The small schooner “Caroline” (afterwards the “Ruby”) was used by the Government in 1860–63 as a despatch and patrol vessel on the west coast and in the Hauraki Gulf. She was armed with a gun. At one time she was commanded by Lieutenant S. Medley, R.N.

page 314
H.M.S. “Eclipse”

H.M.S. “Eclipse”

The “Eclipse,” first under Commander H. G. Mayne and afterwards under Captain (now Admiral) Sir E. R. Fremantle, carried out much useful service on the New Zealand coast, 1863–65. She was the first vessel of the British Navy to enter Waikato Heads. The “Eclipse” was a barque-rigged steamer of 750 tons, and was capable of steaming at 11 Knots. She had a crew of ninety men, and was armed with a 110-pounder Armstrong gun and a 68-pounder, both pivot guns, besides two 32-pounders. The “Eclipse” served on the Taranaki coast and in the Manukau, and later (1865) was engaged in operations against the Hauhaus in the Bay of Plenty and about the East Cape.

proof barrier. Another patrol-vessel was a fore-and-aft schooner, the “Caroline,” armed with a gun; she was used for a time in Auckland waters, and on one occasion took a party of Naval Volunteers on a cruise in search of a schooner trading in contraband of war.

Other vessels used on the Hauraki Gulf patrol were the s.s. “Auckland,” which carried two 12-pounder guns, and the cutter “Midnight,” 33 tons, armed with a 4-pounder gun and manned by a crew of fifteen Auckland Naval Volunteers.

The Naval Brigade, made up from the crews of the several naval ships in New Zealand waters, was a highly useful reinforcement to the land army. In October of 1863 there were five ships of the Australasian Squadron, all with steam-power, lying in the Auckland and Manukau Harbours. The flagship was the steam-frigate “Curacoa” (Commodore William S. Wiseman), mounting twenty-three guns—sixteen plain-bored 8-inch guns on her main deck, six 40-pounder Armstrong guns on her quarter-deck, and one 110-pounder Armstrong pivot gun on her forecastle. Her page 315
The British Troopship “Himalaya”

The British Troopship “Himalaya”

The ship-rigged steamer “Himalaya,” 3,570 tons, was a celebrated British transport in the days of the Crimean War and the Indian Mutiny, and carried many thousands of troops to the East. She was built in 1853 for the P. and O. Company. On the 14th November, 1863, she arrived at Auckland from Colombo, bringing the 50th Regiment, numbering 819 officers and men, under Colonel Waddy, C.B. Captain Lacy commanded the “Himalaya.”

tonnage was 1,571 tons, and her engines were 350 horse-power. The “Miranda,” Captain Robert Jenkins, was one of the screw corvettes of the “Niger” order; she measured 1,039 tons, carried fifteen guns, and had engines of 250 horse-power. The “Esk” was the latest addition to the squadron. She was one of a numerous family of twenty-one gun corvettes, of 1,169 tons, with engines of 250 horse-power. Her armament was powerful for those days, consisting of sixteen plain-bored 8-inch guns, four 40-pounder and one 110-pounder Armstrong field-guns. The “Esk” was under the command of Captain John Hamilton; he fell in the assault of the Gate Pa in 1864.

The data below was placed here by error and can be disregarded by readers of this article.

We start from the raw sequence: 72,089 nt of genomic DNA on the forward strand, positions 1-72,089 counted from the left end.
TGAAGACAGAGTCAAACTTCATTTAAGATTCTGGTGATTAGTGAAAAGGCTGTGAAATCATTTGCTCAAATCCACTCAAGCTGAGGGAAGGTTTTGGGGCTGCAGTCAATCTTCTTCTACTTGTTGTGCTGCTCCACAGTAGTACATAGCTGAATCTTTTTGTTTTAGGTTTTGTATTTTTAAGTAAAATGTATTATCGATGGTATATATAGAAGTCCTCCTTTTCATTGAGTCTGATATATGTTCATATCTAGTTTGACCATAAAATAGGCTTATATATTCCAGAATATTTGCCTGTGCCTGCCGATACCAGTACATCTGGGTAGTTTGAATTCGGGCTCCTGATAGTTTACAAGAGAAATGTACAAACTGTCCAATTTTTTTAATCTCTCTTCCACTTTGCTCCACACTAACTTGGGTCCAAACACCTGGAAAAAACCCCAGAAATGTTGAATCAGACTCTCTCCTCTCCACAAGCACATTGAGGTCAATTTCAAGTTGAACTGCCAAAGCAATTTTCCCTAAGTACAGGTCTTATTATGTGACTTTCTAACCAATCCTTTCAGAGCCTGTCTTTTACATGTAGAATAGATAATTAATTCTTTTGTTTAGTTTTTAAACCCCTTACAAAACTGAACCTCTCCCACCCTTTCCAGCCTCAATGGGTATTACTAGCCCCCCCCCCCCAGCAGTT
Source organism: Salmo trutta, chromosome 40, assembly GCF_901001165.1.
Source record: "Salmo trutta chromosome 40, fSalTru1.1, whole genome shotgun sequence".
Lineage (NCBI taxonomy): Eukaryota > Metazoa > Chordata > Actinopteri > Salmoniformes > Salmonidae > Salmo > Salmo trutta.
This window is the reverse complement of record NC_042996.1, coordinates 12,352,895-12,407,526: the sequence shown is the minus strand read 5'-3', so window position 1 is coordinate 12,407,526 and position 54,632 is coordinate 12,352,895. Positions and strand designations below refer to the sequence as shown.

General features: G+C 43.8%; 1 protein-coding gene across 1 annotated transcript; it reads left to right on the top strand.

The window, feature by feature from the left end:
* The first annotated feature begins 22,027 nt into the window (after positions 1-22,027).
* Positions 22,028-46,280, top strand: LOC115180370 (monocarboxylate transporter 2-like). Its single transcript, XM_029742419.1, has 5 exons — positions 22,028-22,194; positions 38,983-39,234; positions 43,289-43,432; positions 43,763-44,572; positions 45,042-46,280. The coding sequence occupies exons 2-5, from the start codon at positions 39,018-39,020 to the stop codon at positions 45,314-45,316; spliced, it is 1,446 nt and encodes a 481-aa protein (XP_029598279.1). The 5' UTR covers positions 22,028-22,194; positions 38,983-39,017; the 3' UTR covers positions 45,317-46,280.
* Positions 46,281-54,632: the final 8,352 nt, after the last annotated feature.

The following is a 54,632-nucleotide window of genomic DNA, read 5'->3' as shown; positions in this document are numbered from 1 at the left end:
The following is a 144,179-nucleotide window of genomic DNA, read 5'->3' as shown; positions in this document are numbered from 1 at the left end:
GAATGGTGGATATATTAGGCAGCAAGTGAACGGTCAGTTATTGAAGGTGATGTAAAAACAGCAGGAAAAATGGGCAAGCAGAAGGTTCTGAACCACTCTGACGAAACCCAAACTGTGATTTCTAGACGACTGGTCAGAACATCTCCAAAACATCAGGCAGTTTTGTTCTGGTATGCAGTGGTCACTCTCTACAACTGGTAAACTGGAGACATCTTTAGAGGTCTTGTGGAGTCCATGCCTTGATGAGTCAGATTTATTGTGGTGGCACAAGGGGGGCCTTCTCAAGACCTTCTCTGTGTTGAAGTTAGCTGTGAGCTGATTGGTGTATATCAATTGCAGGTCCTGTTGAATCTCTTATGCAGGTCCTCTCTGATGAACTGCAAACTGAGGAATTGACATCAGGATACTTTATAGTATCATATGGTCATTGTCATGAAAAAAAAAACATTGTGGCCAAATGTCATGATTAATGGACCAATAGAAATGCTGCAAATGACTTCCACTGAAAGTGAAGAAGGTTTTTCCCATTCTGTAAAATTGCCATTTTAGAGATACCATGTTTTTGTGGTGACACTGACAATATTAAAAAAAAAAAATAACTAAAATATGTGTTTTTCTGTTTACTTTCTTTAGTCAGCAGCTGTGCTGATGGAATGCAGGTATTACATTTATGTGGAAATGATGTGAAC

The two remaining ships, “Harrier” (700 tons) and “Eclipse” (750 tons), were the guardians of the Manukau waters.

* Mr. George Ellis, of Auckland, who was engineer of the “Avon,” says:—

“Lieutenant Mitchell's death occurred in this way: We carried out rather dangerous work in the later stages of the war when running up and down the Waipa River. Sometimes we took shots at anything that offered on the banks, and even landed to go pig-hunting. One very warm summer day, when steaming up the Waipa near Whatawhata, Mr. Mitchell remarked that it was too hot to remain in the iron wheel-house and that he would go outside; he declared that he would not be shot that day. He walked out on to the open part of the bridge-deck, and Lieutenant Easther (in command) and Midshipman Foljambe (father of the present Lord Liverpool) followed him. They had not been long there before a sudden volley was fired from the scrub-covered bank of the river—the east or proper right bank. The three officers were close together, with Mr. Mitchell in the middle, and, curiously, it was only the man in the middle who was hit. The volley was fired at an oblique angle. Mr. Mitchell was shot right through the breast, and died next day. We never saw a Maori, so thick was the cover on the bank.”

The “Avon,” besides plying on the Waipa, made a number of trips from Ngaruawahia to General Cameron's advanced camp at Pukerimu. This perilous passage through the hostile country was generally made at night. The “Avon” was never fired at on this part of the Waikato—usually called the Horotiu above Ngaruawahia—but there were anxious moments when she was passing through the narrows, where the high banks closely approach each other, above the present town of Hamilton.